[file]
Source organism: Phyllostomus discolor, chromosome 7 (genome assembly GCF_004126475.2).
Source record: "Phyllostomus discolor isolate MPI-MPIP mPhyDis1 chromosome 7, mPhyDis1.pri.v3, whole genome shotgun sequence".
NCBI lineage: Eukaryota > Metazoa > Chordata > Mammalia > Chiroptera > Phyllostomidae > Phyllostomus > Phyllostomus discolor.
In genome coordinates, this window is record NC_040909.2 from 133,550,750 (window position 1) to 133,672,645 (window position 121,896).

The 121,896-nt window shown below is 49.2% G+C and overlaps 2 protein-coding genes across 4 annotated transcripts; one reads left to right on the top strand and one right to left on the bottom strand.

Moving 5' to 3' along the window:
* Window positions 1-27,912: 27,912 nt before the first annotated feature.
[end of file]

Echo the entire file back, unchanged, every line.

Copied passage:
Source organism: Phyllostomus discolor, chromosome 7 (genome assembly GCF_004126475.2).
Source record: "Phyllostomus discolor isolate MPI-MPIP mPhyDis1 chromosome 7, mPhyDis1.pri.v3, whole genome shotgun sequence".
NCBI lineage: Eukaryota > Metazoa > Chordata > Mammalia > Chiroptera > Phyllostomidae > Phyllostomus > Phyllostomus discolor.
In genome coordinates, this window is record NC_040909.2 from 133,550,750 (window position 1) to 133,672,645 (window position 121,896).

The 121,896-nt window shown below is 49.2% G+C and overlaps 2 protein-coding genes across 4 annotated transcripts; one reads left to right on the top strand and one right to left on the bottom strand.

Moving 5' to 3' along the window:
* Window positions 1-27,912: 27,912 nt before the first annotated feature.